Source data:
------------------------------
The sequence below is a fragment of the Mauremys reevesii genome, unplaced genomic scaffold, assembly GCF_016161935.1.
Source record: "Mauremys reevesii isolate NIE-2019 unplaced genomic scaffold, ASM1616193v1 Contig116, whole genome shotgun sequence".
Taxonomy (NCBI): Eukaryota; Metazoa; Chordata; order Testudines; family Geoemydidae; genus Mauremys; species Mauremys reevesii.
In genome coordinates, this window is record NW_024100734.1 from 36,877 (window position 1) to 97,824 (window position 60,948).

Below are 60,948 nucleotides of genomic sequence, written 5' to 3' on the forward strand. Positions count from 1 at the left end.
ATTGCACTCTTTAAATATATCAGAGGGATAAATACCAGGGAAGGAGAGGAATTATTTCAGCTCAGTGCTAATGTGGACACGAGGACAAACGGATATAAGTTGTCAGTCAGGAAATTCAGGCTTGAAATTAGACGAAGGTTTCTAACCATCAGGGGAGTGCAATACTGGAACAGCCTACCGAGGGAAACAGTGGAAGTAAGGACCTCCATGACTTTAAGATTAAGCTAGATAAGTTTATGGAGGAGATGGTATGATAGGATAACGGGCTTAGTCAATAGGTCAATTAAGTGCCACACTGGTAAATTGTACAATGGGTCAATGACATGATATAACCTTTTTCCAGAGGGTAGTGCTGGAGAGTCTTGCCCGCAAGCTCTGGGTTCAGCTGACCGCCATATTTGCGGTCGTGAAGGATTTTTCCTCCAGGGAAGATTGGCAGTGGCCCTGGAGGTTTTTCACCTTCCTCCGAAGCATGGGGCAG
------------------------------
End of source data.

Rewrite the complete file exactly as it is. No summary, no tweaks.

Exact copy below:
The sequence below is a fragment of the Mauremys reevesii genome, unplaced genomic scaffold, assembly GCF_016161935.1.
Source record: "Mauremys reevesii isolate NIE-2019 unplaced genomic scaffold, ASM1616193v1 Contig116, whole genome shotgun sequence".
Taxonomy (NCBI): Eukaryota; Metazoa; Chordata; order Testudines; family Geoemydidae; genus Mauremys; species Mauremys reevesii.
In genome coordinates, this window is record NW_024100734.1 from 36,877 (window position 1) to 97,824 (window position 60,948).

Below are 60,948 nucleotides of genomic sequence, written 5' to 3' on the forward strand. Positions count from 1 at the left end.
ATTGCACTCTTTAAATATATCAGAGGGATAAATACCAGGGAAGGAGAGGAATTATTTCAGCTCAGTGCTAATGTGGACACGAGGACAAACGGATATAAGTTGTCAGTCAGGAAATTCAGGCTTGAAATTAGACGAAGGTTTCTAACCATCAGGGGAGTGCAATACTGGAACAGCCTACCGAGGGAAACAGTGGAAGTAAGGACCTCCATGACTTTAAGATTAAGCTAGATAAGTTTATGGAGGAGATGGTATGATAGGATAACGGGCTTAGTCAATAGGTCAATTAAGTGCCACACTGGTAAATTGTACAATGGGTCAATGACATGATATAACCTTTTTCCAGAGGGTAGTGCTGGAGAGTCTTGCCCGCAAGCTCTGGGTTCAGCTGACCGCCATATTTGCGGTCGTGAAGGATTTTTCCTCCAGGGAAGATTGGCAGTGGCCCTGGAGGTTTTTCACCTTCCTCCGAAGCATGGGGCAG